Coronavirus may require new legislation to protect workers’ rights, Varadkar says
Taoiseach reveals a Cabinet subcommittee has been established to address outbreak
Taoiseach Leo Varadkar has said the Dáil may have to legislate to ensure employees’ rights are maintained if workers are asked to self-isolate to deal with Covid-19. File photograph: Gareth Chaney/Collins
The Dáil may have to legislate to ensure employees’ rights are maintained if workers are asked to self-isolate to deal with Covid-19, the Taoiseach has said.
Leo Varadkar told the House on Thursday that a Cabinet subcommittee established this week, and which meets for the first time next Monday, will make a decision on whether this is necessary.
“We have very strong legislation around public health and don’t believe at this stage that it needs to be enhanced,” he said.
However, he said they “may need to enhance legislation around employment and social protections so that people are not disincentivised to self-isolate if they are asked to do so”.
He also said that all necessary resources will be provided to the HSE over and above its budget “to take whatever actions are necessary to contain Covid-19 in Ireland”. The health service has been given the “green light” to use additional staff and financial resources as needed, “so that we are able to contain Covid-19 for as long as we can”.
Rejecting calls for the establishment of a special Dáil committee to deal with the crisis, he said senior health officials at the frontline dealing with the coronavirus were working flat out and did not need extra demands to account for their work.
Mr Varadkar was speaking as the House sat for the second time since the general election when it discussed the coronavirus outbreak and EU issues. The Taoiseach reminded the House that constitutionally the Government had “full executive authority” but the Opposition would be consulted.
He said there will be a weekly briefing for all TDs and their staff to help with constituency queries.
A stakeholder group has been established to inform employers, unions, civil society and others in advance of decisions being announced and it has already met.
Minister for Health Simon Harris said proposals for income support for those who needed to self-isolate would require “flexibility and responsiveness by employers and in Government social protection schemes”.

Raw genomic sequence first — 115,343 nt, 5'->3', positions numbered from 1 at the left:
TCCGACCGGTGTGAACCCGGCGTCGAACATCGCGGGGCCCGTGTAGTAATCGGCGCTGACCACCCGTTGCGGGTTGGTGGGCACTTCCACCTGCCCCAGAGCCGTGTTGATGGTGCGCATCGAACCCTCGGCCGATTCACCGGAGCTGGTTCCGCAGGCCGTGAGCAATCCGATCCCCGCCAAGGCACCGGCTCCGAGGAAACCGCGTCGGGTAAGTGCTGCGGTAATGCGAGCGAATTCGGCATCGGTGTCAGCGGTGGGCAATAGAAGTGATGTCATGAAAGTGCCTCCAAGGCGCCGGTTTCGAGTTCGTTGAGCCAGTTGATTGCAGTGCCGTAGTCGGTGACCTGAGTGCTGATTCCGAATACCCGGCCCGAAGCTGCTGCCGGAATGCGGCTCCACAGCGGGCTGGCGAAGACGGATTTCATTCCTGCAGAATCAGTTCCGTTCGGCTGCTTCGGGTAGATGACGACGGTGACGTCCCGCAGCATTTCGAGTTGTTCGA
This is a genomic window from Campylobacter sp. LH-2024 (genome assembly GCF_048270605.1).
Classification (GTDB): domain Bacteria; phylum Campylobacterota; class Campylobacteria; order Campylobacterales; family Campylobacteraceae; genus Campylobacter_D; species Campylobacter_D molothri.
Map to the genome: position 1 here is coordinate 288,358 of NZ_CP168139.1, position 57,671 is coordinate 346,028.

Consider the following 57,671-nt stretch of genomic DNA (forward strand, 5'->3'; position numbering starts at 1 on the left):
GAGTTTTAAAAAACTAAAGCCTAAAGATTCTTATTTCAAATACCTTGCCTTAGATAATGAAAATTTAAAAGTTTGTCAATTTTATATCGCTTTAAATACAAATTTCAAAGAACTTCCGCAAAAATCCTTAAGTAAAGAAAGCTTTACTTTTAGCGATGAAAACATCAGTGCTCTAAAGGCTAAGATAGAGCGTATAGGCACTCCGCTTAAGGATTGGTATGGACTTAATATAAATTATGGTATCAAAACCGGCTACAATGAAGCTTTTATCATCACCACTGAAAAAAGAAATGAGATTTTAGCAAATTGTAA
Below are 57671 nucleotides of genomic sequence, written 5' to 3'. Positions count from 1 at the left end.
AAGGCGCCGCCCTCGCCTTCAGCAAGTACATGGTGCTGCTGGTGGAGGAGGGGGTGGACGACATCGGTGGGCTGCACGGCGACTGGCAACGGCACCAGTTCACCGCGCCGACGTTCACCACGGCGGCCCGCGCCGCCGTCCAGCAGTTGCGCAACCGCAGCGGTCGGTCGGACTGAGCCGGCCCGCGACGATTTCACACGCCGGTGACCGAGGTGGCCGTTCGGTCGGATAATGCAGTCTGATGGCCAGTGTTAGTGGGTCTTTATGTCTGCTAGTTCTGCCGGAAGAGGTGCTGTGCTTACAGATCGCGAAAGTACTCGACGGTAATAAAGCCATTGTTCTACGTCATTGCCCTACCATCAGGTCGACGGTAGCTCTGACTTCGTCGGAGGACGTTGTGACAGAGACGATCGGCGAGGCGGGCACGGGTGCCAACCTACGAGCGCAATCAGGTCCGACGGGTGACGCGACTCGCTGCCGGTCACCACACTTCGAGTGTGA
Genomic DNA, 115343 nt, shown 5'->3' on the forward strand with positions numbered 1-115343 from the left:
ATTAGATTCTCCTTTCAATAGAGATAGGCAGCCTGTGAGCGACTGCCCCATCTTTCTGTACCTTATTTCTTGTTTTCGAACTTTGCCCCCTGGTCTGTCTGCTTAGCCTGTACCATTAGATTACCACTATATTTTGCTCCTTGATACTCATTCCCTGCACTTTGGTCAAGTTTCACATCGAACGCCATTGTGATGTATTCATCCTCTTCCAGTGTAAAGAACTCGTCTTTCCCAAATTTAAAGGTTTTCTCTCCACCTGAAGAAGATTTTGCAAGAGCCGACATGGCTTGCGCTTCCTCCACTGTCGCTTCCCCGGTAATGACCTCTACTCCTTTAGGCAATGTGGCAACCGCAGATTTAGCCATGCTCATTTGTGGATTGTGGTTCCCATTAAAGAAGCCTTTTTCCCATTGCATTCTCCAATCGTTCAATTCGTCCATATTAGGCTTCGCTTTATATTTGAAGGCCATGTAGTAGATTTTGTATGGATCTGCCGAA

He confirmed an extra 20 intensive care unit beds are available with plans for more. Mr Harris will meet patient advocacy groups on Friday.
Minister of State for European Affairs Helen McEntee said “we can only offer advice to our own citizens” when questions were raised about Italians travelling to Dublin this weekend even though the rugby international had been cancelled.
Minister for Education Joe McHugh said all schools had been provided with appropriate information and “there is no need for any school to close unless advised by the HSE”.
People Before Profit TD Bríd Smith believed that the HSE was downplaying the lack of capacity to deal with the crisis.
Fianna Fáil health spokesman Stephen Donnelly said “in some cases we are erring too much on withholding information” and he said businesses were not getting necessary information from the Department of Enterprise.
Sinn Féin leader Mary Lou McDonald said the fight against coronavirus must be an all-island one. Both administrations must be “on their game” in coordinating resources and communications.
She called for protection of workers particularly those in part-time and insecure positions who should feel confident in self-reporting.
Labour’s Seán Sherlock said workers who had to self-isolate should receive sick pay benefit from day one and not from day four as current rules state.
Green party TD Roderic O’Gorman said “clear and unsanitised information should be given to citizens” and he highlighted concerns about the vulnerability of those who are homeless, in direct provision or in prison.